5 Handy Tips to Boost Employee Confidence

Some employees come with more self-confidence and self-reliance than others. Some seek constant reassurance from their manager, checking in more frequently than necessary for guidance. How can you, the manager, boost timid employees’ confidence so that they become more productive and assured?

When faced with an employee who lacks self-confidence, it’s time to reach for these leadership techniques:

1. Build momentum upon existing accomplishments

Think about the things your timid employees already do well. Then, help them transfer those skills to a new project, preferably one that will give them a quick win.

Here’s an example of how this might work: Luis, a new supervisor, brings a project in before deadline and under budget, but required more hand-holding than you feel was necessary. You think he could have achieved the same results with less of your input.

For his next project, choose a similar assignment with a bigger budget or tighter timeline, then prepare Luis with a conversation. “Luis, you did a great job managing the XYZ project. I believe you’re ready to stretch your wings a bit with this next one. Just so long as you meet the budget and the timeline, feel free to make this one your own.”

2. Provide more details and tools when presenting new tasks

Be mindful of how you present new tasks to employees who lack self-confidence. Rather than saying, “I need you to develop next year’s department budget,” prepare to provide additional guidance.

Instead, offer some decision-making tools and parameters for the project.

“Candace, you’re the most detail-oriented person on our team (building momentum), so I’d like you to develop next year’s budget. Please set it up in Excel, and follow last year’s budget for how you should word the headers, columns and line items. Be sure to check with Sheryl in purchasing about what price increases we can expect from our vendors (providing detail).”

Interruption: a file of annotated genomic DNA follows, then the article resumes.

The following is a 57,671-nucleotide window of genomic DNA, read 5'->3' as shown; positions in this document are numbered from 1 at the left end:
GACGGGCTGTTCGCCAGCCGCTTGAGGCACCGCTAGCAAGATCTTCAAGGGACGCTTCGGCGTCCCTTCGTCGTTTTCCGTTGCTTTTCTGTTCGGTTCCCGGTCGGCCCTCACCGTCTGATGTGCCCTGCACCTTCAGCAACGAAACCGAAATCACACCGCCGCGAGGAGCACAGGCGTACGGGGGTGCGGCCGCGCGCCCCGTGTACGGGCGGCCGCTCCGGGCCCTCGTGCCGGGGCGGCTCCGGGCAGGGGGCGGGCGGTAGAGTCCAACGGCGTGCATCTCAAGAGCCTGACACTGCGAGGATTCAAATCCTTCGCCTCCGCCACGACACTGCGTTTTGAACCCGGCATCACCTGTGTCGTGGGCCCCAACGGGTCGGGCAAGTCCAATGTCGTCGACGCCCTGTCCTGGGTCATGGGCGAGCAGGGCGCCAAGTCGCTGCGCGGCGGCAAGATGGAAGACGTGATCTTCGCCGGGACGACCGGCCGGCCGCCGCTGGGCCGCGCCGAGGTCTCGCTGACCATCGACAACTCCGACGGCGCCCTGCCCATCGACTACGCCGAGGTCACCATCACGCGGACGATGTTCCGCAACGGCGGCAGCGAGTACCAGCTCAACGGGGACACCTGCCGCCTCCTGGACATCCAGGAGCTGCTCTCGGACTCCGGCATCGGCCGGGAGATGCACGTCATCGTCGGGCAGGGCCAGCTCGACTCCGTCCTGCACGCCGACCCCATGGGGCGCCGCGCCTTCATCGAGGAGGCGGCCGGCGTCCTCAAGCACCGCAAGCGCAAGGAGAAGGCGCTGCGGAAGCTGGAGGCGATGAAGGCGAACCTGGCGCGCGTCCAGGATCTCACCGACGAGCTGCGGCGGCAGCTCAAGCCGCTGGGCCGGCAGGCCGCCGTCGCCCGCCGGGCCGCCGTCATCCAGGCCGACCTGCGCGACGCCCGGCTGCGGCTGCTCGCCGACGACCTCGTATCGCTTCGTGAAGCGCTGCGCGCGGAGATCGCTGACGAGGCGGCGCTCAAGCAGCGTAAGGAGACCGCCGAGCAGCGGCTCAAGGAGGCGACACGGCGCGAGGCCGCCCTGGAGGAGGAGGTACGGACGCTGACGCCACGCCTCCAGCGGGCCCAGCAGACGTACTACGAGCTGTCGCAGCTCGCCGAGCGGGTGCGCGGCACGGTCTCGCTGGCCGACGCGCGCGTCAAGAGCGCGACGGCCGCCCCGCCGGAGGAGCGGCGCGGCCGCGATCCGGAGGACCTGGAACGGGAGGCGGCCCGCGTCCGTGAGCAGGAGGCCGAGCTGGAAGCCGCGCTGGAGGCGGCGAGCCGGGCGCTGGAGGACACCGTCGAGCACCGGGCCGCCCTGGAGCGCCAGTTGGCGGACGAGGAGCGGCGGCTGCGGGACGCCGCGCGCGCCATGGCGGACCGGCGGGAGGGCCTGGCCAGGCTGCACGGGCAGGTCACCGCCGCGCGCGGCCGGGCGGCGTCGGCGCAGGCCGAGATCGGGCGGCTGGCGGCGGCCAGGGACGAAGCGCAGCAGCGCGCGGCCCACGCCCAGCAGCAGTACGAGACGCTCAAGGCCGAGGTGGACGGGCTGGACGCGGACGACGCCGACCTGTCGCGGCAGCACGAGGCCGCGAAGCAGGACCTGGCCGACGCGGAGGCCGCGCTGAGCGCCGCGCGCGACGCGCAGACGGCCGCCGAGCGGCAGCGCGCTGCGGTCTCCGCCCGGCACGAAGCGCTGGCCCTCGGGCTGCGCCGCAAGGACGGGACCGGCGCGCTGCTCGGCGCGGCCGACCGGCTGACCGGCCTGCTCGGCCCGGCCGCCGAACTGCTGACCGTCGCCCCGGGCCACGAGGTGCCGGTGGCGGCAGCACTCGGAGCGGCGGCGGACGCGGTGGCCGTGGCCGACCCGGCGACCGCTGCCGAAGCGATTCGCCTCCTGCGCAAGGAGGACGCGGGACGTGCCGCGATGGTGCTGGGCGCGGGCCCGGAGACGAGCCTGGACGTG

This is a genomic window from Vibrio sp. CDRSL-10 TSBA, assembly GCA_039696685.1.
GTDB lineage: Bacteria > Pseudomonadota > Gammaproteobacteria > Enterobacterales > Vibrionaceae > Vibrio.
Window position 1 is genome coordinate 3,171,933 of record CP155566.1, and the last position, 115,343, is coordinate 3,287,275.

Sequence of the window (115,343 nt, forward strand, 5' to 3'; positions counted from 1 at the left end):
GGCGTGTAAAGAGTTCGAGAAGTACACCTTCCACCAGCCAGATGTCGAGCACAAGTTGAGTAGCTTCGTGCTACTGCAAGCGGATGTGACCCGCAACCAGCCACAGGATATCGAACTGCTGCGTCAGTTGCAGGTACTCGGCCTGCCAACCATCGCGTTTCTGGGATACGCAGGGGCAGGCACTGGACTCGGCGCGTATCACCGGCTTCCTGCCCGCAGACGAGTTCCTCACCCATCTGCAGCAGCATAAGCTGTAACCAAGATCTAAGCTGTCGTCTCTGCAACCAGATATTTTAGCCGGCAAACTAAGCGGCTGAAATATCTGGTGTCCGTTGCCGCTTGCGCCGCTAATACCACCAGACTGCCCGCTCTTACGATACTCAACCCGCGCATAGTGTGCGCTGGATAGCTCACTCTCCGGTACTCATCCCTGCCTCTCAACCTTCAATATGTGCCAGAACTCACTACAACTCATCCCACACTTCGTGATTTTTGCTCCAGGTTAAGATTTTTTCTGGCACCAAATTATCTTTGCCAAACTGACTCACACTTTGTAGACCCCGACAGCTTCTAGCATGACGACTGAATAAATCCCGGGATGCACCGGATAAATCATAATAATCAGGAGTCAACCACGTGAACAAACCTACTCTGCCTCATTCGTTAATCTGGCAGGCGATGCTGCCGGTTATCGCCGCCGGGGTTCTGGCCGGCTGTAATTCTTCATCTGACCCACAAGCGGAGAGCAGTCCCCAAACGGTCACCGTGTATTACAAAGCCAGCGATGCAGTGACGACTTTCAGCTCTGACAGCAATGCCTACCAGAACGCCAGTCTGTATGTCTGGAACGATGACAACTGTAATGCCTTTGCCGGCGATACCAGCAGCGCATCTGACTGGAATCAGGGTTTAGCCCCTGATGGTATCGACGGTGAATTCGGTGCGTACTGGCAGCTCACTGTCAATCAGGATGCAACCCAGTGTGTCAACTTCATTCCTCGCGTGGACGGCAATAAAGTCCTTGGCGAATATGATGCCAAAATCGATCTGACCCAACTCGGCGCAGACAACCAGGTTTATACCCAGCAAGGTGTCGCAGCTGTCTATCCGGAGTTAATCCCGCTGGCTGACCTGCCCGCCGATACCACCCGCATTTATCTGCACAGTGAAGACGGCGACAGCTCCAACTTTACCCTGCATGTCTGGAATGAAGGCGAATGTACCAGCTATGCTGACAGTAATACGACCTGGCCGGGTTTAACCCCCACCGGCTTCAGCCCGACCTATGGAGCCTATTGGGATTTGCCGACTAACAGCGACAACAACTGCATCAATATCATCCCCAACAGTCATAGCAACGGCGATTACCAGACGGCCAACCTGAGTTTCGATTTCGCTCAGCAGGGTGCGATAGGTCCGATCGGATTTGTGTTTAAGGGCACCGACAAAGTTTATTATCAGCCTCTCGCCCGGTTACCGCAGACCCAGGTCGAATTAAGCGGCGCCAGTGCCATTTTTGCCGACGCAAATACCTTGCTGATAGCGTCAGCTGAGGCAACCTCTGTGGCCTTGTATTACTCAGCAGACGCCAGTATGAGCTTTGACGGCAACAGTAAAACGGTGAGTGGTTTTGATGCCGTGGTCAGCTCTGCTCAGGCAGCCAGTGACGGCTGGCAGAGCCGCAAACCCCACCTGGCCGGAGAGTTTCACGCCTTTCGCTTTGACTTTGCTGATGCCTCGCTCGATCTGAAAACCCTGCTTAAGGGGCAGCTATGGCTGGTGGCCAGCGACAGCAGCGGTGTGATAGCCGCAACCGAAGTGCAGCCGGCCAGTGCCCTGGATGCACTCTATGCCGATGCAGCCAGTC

3. Assign a mentor

It also can be helpful to assign the unconfident employee to a more experienced or accomplished fellow employee. “James is an expert in this area, so I want you to shadow him through the next sales meeting. When it’s over, we’ll talk about what you learned, if you have any questions, and what you might change in how we do things.”

It’s key you make sure the mentor has time to devote to this extra task. You also must follow up soon after the shadow to reinforce lessons learned. Make sure the employee knows you don’t expect her to mimic James the mentor, but to apply what she’s learned and make it her own, while meeting set goals.

4. Make feedback timely

Nothing improves performance like timely feedback. As with any effective feedback, remember to be specific about what the employee did well as well as what you’d like to see change. An example might sound like this:

“Randy, I really appreciate the way you handled that customer issue yesterday (timely and building confidence). The only change I’d request is that next time you check with me before offering a discount of more than 10 percent. It wasn’t a problem this time because we had room in our budget, but that’s not always the case. Just remember to check with me next time.”

If you aren’t sure what to say when giving feedback, use the STAR method to shape your conversation.

5. Show appreciation for a job well done

Remember how your parents taught you to say “thank you” when you were a kid? Well, don’t forget those old lessons in civility.

Lack of appreciation diminishes confidence and morale, and leads to frustration. That’s why it’s critical for managers to consistently express thanks for work already being done well. Employees crave positive feedback and those who feel like they’re performing well tend to be more confident.

Even better, deliver your praise in front of others in order to build confidence in the timid employee. Make sure your praise follows the rules of SMART, the go-to tool for managers who want to praise with aplomb.

For even more tips on building employee self-confidence, download the magazine, The Insperity Guide to Employee Engagement, Issue 1.

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